FPGA-based Ethernet switches

Ethernet switches are the ubiquitous building block of any intelligent network. Ethernet technology is deployed in virtually every organization’s data center. Wide Area Networking (WAN) and Metropolitan Area Networking (MAN) providers need to provide their customers with Ethernet services. Ethernet has also become the de facto networking technology in industrial automation even in mission-critical local networks. Modern Ethernet switches have added significant new functionality to Ethernet while decreasing port prices.
FPGA-based Ethernet switches for real-time applications article tells that Lattice Semiconductor and Flexibilis have released a Gigabit Ethernet Switch IP core that is scalable, non-blocking, and extensible. The article also discusses on different Ethernet applications and requirements they need. Article tells about deterministic and synchronized real-time operation, IEEE-1588-2008 (v2) Precision Timing Protocol, redundancy, High-Availability Seamless Redundancy (IEC 62439-3) and how FPGA implementation works for those.



  1. tomi says:

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  2. Tomi Engdahl says:

    Cloud may have $1B impact on Ethernet

    The Ethernet switch market is undergoing a technological transformation in the data center as virtualization changes where and how applications are connected to end users. New network topologies are driving entirely new switching platforms.

    The evolution towards 10 GE and large data centers is an opportunity. Vendors that understand and embrace the technology change of virtualized data centers running at 10 GE or higher speeds have the opportunity to see their share of IT dollars increase and improve their market position in the next several years.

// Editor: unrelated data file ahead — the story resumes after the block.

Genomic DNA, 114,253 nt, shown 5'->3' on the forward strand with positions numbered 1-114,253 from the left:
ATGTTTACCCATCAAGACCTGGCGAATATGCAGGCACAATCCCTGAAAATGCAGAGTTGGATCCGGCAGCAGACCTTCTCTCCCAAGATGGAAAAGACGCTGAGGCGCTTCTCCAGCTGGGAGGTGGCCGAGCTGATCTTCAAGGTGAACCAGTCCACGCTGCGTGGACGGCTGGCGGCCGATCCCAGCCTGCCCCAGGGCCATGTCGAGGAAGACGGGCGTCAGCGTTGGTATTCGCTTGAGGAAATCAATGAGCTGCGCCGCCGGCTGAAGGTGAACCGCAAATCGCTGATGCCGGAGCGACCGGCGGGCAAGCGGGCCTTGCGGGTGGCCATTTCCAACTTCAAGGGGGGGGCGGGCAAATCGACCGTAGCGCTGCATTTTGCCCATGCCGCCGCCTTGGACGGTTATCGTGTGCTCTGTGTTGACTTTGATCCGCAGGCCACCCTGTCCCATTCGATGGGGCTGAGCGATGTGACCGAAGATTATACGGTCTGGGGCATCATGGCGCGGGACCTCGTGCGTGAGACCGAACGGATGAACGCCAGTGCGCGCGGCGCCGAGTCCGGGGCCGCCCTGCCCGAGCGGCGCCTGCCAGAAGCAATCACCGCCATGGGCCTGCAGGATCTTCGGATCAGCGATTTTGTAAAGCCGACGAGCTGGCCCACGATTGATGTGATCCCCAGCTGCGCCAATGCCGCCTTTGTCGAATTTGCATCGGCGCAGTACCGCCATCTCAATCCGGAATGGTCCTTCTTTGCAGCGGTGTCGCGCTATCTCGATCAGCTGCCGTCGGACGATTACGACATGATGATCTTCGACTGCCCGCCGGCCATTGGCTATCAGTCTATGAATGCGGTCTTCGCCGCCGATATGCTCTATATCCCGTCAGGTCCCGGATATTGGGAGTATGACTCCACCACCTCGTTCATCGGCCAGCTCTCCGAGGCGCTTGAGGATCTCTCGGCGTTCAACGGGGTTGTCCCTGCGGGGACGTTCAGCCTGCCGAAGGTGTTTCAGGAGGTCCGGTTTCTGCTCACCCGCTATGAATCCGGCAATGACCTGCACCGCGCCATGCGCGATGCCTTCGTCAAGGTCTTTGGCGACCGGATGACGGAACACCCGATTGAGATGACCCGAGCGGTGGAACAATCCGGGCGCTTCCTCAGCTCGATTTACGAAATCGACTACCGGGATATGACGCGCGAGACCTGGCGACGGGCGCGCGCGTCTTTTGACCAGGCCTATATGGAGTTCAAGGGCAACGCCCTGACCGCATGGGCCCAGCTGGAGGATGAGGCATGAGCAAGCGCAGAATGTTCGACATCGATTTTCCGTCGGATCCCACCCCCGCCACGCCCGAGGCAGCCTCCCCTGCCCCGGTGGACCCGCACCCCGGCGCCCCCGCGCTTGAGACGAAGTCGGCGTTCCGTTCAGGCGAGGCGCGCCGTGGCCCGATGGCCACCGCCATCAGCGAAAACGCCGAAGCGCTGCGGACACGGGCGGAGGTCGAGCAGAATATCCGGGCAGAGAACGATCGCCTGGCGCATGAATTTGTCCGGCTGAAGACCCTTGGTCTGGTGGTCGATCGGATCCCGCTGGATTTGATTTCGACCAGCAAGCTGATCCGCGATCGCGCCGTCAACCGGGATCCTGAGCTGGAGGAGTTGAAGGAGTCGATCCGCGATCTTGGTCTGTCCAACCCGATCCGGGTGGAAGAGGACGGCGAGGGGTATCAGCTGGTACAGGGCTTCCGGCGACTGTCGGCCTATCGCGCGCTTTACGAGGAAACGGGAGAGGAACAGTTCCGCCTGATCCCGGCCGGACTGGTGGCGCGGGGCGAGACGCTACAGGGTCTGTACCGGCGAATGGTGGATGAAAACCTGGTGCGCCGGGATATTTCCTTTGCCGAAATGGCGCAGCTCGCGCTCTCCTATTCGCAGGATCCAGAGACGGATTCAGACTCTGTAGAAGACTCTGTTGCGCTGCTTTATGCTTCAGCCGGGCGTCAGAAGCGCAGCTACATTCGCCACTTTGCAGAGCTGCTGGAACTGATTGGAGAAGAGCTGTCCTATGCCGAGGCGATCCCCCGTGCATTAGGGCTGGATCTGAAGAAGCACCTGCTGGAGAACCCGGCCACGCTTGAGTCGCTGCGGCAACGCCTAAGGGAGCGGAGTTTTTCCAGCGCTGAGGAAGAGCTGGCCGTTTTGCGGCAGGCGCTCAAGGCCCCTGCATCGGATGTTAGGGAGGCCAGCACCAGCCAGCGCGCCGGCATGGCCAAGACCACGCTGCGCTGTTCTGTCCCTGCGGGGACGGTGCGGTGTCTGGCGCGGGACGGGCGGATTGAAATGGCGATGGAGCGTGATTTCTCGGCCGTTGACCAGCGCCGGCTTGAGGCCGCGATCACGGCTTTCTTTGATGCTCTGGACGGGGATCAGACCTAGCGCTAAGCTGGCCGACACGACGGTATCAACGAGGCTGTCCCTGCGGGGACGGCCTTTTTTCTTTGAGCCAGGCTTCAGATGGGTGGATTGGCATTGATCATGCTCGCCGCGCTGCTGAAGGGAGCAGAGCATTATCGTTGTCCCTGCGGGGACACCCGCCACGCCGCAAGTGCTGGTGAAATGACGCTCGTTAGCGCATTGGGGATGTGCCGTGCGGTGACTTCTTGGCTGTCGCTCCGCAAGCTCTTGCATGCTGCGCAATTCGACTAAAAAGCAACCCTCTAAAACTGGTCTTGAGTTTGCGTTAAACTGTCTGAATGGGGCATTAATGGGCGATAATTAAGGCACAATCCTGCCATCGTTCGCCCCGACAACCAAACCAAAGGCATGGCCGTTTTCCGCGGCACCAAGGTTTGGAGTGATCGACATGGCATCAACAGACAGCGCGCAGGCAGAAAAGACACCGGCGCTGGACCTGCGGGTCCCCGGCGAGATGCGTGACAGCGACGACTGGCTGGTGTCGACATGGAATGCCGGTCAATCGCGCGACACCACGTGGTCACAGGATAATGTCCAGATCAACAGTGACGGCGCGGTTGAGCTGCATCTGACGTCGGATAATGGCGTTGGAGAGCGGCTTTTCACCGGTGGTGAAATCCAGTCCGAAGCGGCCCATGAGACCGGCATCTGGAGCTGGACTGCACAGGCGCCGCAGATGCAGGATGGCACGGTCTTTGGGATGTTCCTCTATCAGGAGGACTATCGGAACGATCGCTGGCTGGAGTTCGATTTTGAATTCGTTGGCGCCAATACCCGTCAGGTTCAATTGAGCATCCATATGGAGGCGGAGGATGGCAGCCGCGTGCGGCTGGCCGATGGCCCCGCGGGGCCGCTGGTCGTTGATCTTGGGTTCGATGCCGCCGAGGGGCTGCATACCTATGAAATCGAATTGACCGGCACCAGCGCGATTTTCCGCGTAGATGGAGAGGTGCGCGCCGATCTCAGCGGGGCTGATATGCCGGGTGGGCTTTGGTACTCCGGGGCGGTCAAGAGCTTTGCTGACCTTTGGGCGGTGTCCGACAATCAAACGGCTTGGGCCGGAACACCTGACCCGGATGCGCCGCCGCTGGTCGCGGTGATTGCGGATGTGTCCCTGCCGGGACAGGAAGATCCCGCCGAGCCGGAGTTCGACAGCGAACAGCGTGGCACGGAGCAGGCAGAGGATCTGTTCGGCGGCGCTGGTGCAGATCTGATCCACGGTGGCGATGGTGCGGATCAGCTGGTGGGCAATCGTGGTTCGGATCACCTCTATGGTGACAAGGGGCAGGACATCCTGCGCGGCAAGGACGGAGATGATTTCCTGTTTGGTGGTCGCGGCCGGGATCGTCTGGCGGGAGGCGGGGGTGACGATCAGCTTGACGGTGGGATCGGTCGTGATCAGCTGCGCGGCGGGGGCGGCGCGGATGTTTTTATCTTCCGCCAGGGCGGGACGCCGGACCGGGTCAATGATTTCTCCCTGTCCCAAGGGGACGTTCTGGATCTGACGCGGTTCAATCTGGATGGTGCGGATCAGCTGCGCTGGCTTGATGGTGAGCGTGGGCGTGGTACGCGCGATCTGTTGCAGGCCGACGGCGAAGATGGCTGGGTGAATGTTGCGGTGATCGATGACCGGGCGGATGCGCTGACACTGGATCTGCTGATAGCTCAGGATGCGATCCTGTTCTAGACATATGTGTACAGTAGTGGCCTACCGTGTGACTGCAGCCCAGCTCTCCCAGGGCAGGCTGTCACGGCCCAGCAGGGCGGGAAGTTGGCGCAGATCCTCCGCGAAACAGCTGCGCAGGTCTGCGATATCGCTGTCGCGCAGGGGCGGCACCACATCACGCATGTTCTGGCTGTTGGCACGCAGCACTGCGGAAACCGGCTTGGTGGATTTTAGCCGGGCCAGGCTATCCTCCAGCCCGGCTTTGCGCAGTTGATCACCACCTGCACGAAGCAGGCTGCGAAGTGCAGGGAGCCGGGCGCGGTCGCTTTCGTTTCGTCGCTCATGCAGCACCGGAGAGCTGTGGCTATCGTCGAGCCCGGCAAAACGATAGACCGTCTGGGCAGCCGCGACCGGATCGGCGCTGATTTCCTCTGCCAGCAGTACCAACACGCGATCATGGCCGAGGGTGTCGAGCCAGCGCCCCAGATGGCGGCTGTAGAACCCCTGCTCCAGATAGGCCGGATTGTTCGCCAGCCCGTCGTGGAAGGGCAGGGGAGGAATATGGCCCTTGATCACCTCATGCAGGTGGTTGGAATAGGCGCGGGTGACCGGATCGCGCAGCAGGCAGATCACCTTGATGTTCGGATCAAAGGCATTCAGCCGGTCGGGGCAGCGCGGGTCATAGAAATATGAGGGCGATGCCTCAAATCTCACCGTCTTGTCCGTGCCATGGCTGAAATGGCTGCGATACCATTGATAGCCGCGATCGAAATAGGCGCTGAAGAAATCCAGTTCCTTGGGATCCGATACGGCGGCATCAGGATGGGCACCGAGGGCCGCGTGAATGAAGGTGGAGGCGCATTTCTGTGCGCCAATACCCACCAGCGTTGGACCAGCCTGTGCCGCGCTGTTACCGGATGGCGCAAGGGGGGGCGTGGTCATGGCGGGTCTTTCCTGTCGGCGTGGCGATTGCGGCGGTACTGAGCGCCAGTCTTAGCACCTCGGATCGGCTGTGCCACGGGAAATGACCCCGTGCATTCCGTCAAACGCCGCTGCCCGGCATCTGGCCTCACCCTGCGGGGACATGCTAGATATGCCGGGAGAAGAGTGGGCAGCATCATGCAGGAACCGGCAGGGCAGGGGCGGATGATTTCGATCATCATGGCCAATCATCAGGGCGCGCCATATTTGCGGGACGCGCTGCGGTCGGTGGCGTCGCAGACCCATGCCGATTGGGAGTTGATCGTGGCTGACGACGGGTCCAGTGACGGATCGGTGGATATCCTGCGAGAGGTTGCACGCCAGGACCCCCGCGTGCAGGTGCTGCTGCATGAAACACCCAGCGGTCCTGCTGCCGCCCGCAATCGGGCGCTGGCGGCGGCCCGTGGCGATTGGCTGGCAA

3. Tomi Engdahl says:

    Rockwell: Ethernet’s Momentum in Automation Is Unstoppable

    Ethernet’s move to the industrial automation space is gaining momentum, as engineers make the conversion from the fieldbuses of the 1990s to networks that unify the front office and factory floor.

    At Rockwell Automation’s Automation Fair in Chicago recently, engineers said that machine builders are increasingly adopting an open industrial network called EtherNet/IP, despite having spent years learning such automation protocols as DeviceNet, Profibus, ControlNet, SERCOS, SDS, and CANOpen, among others. Moreover, new factories built by manufacturing giants such as General Motors are opting for Ethernet because of its dominance in the IT world.

    “The original implementations of Ethernet didn’t have the determinism that you need on the shop floor. But today, Ethernet is replacing the fieldbuses.”

    Migration toward Ethernet also appears to be opening up opportunities for Cisco, which says that its industrial business is now growing at 50 percent annually.

    Engineers at the show said the biggest draw for major manufacturers is the ability to tie their Ethernet-based IT systems to the shop floor.

  4. Tomi Engdahl says:

    Using FPGAs to solve challenges in industrial applications

    owever, as Ethernet matures in enterprise architecture, many real-time Ethernet protocols are introduced to the industrial market to provide deterministic communication over reliability and safety concerns.

    Because of its increased performance and great cost saving in cables, many of the field bus communications are becoming Ethernet based. It is estimated that by 2014, there will be more Ethernet-based nodes compared to the number of legacy protocols.

    To achieve the real time, low latency and deterministic nature required for Industrial use, many of these Ethernet protocols use specialized Ethernet Media Access Control (Ethernet MAC). This is achieved using hardware acceleration and special data packaging for high-speed encoding and decoding. As a result, users can choose either hardened ASICs or FPGAs for implementation. Some protocols are not offered in ASICs, such as Powerlink and sercos III, making FPGAs the only viable solution.